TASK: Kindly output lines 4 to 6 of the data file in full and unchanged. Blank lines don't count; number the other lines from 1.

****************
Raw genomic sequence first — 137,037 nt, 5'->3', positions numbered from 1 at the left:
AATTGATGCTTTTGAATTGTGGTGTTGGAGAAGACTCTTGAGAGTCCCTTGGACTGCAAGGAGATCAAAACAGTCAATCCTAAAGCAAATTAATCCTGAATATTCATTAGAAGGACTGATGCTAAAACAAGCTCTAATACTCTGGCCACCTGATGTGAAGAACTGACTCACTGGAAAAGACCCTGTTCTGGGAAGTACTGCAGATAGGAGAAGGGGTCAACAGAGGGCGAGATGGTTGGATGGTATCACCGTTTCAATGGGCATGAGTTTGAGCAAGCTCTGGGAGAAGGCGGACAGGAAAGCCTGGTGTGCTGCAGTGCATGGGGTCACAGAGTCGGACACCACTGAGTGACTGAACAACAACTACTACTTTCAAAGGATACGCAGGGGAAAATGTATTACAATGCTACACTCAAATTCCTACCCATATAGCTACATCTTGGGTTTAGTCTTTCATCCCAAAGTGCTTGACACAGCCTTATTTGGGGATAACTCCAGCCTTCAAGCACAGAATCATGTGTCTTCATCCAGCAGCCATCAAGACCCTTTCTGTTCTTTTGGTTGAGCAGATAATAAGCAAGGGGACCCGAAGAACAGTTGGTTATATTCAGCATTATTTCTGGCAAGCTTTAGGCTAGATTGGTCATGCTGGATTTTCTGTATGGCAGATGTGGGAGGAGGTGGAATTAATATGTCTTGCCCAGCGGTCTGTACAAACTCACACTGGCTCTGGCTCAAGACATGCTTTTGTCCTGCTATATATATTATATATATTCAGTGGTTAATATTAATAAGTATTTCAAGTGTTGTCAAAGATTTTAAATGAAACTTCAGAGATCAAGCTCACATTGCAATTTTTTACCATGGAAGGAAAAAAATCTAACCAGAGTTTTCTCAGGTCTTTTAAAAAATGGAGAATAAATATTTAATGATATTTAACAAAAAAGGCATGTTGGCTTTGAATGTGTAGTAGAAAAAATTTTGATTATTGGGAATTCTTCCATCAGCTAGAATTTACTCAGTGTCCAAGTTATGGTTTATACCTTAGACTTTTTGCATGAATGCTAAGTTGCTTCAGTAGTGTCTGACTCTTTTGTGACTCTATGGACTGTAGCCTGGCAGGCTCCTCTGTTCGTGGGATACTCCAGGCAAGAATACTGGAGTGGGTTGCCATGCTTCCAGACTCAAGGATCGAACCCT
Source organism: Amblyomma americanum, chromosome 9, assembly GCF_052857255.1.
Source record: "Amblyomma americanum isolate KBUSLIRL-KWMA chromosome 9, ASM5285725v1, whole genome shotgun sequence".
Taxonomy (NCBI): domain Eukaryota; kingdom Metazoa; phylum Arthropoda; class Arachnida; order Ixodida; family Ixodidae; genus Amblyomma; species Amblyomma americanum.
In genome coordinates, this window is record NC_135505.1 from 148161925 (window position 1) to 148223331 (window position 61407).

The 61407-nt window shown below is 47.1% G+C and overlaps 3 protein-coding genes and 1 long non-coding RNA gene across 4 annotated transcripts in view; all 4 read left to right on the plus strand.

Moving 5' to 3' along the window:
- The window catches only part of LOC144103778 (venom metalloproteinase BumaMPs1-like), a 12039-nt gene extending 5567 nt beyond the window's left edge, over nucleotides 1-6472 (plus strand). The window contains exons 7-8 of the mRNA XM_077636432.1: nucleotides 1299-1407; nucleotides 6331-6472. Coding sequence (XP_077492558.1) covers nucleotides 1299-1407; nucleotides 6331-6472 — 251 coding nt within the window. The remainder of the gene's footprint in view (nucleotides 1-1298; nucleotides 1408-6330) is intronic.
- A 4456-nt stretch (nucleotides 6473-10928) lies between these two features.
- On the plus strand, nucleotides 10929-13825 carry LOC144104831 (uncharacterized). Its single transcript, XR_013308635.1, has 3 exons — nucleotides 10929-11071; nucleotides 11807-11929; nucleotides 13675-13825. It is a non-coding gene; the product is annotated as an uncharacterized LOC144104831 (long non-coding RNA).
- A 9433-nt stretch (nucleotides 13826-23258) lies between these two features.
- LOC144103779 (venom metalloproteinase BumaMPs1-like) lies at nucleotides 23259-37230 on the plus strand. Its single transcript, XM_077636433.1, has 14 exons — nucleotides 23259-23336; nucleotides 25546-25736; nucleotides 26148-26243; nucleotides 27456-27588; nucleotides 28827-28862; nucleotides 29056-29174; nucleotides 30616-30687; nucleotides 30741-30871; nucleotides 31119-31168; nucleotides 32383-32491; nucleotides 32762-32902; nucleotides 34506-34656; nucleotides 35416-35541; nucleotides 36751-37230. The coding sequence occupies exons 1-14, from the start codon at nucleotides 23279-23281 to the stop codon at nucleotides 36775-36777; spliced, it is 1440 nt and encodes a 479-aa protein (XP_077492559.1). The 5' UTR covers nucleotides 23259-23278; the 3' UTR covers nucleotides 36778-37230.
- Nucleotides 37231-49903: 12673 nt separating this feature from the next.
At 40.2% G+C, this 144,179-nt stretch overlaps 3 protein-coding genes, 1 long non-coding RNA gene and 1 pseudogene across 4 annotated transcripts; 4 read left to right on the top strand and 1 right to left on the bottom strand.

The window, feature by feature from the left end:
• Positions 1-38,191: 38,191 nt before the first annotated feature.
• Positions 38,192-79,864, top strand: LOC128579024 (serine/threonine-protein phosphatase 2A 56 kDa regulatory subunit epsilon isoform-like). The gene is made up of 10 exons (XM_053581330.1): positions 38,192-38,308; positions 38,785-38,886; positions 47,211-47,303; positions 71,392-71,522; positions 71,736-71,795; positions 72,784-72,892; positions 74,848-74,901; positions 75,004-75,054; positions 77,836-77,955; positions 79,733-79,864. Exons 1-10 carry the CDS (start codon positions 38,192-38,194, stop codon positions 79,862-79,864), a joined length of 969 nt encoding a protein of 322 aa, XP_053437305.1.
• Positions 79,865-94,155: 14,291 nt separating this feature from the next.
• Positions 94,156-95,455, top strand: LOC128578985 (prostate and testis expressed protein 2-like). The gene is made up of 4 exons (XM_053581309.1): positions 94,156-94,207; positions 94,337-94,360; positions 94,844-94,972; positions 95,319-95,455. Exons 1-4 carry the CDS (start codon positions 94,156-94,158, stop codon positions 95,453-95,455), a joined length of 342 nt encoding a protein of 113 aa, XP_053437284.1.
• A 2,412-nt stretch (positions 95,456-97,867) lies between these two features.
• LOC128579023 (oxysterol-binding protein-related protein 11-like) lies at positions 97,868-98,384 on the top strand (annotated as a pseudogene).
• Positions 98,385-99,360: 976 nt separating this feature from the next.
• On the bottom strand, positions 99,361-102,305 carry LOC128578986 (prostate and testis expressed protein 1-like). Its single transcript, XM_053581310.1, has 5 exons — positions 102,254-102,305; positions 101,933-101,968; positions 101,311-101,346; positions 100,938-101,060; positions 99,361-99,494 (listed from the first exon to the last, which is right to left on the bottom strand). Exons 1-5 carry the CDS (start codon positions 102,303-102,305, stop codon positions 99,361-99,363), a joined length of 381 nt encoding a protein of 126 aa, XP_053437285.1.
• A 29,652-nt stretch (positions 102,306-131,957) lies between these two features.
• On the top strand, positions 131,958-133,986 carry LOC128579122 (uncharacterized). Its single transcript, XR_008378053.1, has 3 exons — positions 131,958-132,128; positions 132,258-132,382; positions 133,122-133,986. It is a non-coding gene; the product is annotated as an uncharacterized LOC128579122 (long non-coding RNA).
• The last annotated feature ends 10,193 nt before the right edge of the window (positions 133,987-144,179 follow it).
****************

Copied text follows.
Source record: "Amblyomma americanum isolate KBUSLIRL-KWMA chromosome 9, ASM5285725v1, whole genome shotgun sequence".
Taxonomy (NCBI): domain Eukaryota; kingdom Metazoa; phylum Arthropoda; class Arachnida; order Ixodida; family Ixodidae; genus Amblyomma; species Amblyomma americanum.
In genome coordinates, this window is record NC_135505.1 from 148161925 (window position 1) to 148223331 (window position 61407).